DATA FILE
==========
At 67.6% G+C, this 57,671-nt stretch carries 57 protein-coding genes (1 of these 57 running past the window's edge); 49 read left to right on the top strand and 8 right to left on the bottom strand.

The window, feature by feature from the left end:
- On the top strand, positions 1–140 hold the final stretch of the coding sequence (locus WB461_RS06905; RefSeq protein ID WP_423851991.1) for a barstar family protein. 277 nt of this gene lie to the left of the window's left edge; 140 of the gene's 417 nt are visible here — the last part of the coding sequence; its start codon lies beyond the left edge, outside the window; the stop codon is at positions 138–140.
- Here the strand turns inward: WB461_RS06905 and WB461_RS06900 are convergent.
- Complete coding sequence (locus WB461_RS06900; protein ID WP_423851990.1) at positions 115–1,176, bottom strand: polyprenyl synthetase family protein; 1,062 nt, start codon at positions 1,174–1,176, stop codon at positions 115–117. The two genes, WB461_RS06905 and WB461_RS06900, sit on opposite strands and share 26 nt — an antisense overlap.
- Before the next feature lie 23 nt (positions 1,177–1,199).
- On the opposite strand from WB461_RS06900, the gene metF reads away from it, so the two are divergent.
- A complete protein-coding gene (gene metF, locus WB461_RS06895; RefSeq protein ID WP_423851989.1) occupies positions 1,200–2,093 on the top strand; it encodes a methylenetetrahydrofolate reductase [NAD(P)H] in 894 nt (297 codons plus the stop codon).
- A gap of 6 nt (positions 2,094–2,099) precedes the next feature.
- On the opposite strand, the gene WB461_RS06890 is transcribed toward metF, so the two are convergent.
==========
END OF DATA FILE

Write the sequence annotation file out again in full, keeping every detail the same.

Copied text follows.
At 67.6% G+C, this 57,671-nt stretch carries 57 protein-coding genes (1 of these 57 running past the window's edge); 49 read left to right on the top strand and 8 right to left on the bottom strand.

The window, feature by feature from the left end:
- On the top strand, positions 1–140 hold the final stretch of the coding sequence (locus WB461_RS06905; RefSeq protein ID WP_423851991.1) for a barstar family protein. 277 nt of this gene lie to the left of the window's left edge; 140 of the gene's 417 nt are visible here — the last part of the coding sequence; its start codon lies beyond the left edge, outside the window; the stop codon is at positions 138–140.
- Here the strand turns inward: WB461_RS06905 and WB461_RS06900 are convergent.
- Complete coding sequence (locus WB461_RS06900; protein ID WP_423851990.1) at positions 115–1,176, bottom strand: polyprenyl synthetase family protein; 1,062 nt, start codon at positions 1,174–1,176, stop codon at positions 115–117. The two genes, WB461_RS06905 and WB461_RS06900, sit on opposite strands and share 26 nt — an antisense overlap.
- Before the next feature lie 23 nt (positions 1,177–1,199).
- On the opposite strand from WB461_RS06900, the gene metF reads away from it, so the two are divergent.
- A complete protein-coding gene (gene metF, locus WB461_RS06895; RefSeq protein ID WP_423851989.1) occupies positions 1,200–2,093 on the top strand; it encodes a methylenetetrahydrofolate reductase [NAD(P)H] in 894 nt (297 codons plus the stop codon).
- A gap of 6 nt (positions 2,094–2,099) precedes the next feature.
- On the opposite strand, the gene WB461_RS06890 is transcribed toward metF, so the two are convergent.